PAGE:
Most HR leaders say workplace diversity efforts have failed, according to Gartner research. The report identifies issues with career paths, starting with relationships between managers and employees.
Companies are more likely to rebound from the pandemic if they embrace artificial intelligence and use cloud-based solutions that help employees work remotely, says Neha Pareek, a regional HR director for IBM. "One of the things that the pandemic has taught businesses is the critical importance of technology solutions which enable speed, flexibility, insight, and innovation," she says.
Choose candidates for executive coaching based on their ability to learn, adapt and grow, as well as qualities such as problem-solving skills and self-awareness, writes executive coach Rick Koonce. "In today's matrix-based organizations and highly collaborative work environments, leaders need to display a standout ability to work well with a variety of people," Koonce writes.
Using fear to get results, putting little effort into improving culture and failing to show appreciation for employee accomplishments are some of the ways employers hurt the employee experience, writes leadership coach Heidi Lynne Kurter. "Many companies overlook the importance of hiring until it's too late and they're not happy with the culture that transpired," she writes.
HR leaders at manufacturing companies should be working closely with local schools and colleges on awareness and apprenticeships, rethinking job descriptions and employee-development programs, and considering targeted advertising to reach the right candidates. Neogen, a maker of food safety products, uses Facebook advertising to match with people's interests and by geography, generating interest unmatched by other marketing channels, says HR executive Julie Mann.
Leadership must start conversations about how integrity is defined and what it looks like with co-workers and customers, says Rob Chesnut, a former prosecutor and Airbnb executive. "It's a message that can't be outsourced to HR or a third party, it needs to come from leaders, and it needs to talk about things like romantic relationships in the office, alcohol and work events, using office resources for personal benefit, even hugging," Chesnut says.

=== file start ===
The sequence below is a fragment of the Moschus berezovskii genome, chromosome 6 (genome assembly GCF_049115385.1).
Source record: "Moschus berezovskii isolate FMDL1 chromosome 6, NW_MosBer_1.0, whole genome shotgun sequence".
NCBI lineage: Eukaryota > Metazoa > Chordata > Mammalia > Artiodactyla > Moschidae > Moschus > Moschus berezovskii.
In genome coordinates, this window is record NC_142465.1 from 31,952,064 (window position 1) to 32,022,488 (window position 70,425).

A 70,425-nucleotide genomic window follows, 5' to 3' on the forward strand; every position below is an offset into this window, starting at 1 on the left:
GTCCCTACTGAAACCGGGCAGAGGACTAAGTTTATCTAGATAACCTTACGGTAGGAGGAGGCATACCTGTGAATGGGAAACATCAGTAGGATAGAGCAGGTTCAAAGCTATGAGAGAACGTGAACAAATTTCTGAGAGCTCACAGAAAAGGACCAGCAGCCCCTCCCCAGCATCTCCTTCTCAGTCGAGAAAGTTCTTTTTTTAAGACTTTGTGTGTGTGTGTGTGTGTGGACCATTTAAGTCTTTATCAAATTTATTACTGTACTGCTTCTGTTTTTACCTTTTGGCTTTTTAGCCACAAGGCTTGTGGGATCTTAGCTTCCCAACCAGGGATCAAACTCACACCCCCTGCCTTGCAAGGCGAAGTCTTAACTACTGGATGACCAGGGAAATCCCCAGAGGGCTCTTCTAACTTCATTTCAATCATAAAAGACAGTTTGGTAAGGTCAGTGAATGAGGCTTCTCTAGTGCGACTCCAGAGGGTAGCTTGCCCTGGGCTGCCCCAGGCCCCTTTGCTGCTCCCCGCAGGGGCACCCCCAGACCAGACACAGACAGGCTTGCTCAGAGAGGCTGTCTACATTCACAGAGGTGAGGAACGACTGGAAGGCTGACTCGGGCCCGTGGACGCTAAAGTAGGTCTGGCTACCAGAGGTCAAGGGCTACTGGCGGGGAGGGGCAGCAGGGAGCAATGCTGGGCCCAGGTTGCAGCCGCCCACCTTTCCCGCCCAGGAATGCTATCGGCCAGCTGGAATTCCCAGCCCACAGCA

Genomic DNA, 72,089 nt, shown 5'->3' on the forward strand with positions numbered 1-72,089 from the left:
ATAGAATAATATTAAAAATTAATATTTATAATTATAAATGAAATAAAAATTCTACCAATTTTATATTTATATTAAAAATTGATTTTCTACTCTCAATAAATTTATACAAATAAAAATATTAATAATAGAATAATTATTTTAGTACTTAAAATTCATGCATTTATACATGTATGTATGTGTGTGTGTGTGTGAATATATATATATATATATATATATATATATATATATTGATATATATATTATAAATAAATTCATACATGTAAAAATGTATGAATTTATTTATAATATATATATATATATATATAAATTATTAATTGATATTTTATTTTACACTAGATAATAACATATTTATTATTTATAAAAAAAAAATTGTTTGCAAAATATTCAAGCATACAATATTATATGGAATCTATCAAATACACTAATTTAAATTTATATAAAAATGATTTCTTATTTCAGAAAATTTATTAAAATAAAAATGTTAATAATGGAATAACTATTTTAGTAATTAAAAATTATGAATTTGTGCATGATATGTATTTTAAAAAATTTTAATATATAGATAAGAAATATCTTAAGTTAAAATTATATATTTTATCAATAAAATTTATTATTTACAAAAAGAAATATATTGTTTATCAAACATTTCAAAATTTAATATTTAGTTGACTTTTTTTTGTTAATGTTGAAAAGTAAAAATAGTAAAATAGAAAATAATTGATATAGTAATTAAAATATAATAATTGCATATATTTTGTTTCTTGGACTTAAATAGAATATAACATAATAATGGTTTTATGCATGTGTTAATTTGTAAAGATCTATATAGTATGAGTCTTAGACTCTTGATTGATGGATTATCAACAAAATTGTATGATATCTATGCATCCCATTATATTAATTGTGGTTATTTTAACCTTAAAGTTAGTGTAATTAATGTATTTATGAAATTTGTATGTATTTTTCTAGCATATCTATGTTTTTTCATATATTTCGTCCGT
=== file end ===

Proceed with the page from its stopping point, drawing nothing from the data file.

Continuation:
Creating a positive virtual hiring and onboarding experience begins with using technology tools and a technology strategy that support these efforts, writes Trish Stromberg of iSolved. Stromberg outlines four areas employers should consider as they craft their initiatives, including virtual interviews and reimagined job roles.
Republican and Democratic politicians have resumed talks about legislation for another round of coronavirus crisis relief, after discussions ended without an outcome last week. The talks have assumed more urgency as the provisions for emergency unemployment aid expired on Friday.
Age discrimination can increase during recessions as employers look to cut costs and replace experienced workers with younger talent who will work for less, writes Jack Kelly, CEO of WeCruitr, citing research from MarketWatch. One version of this practice -- called "juniorization" -- calls for "downgrading a position, so that a well-experienced person is now deemed to have too much firepower for the job," Kelly writes.
Following up after a career fair is particularly important when the job fair is virtual, says Brie Reynolds, career development manager at FlexJobs. In follow-up correspondence, include the name of which recruiter you talked to and connect with that recruiter on LinkedIn, with a mention of what your conversation was about.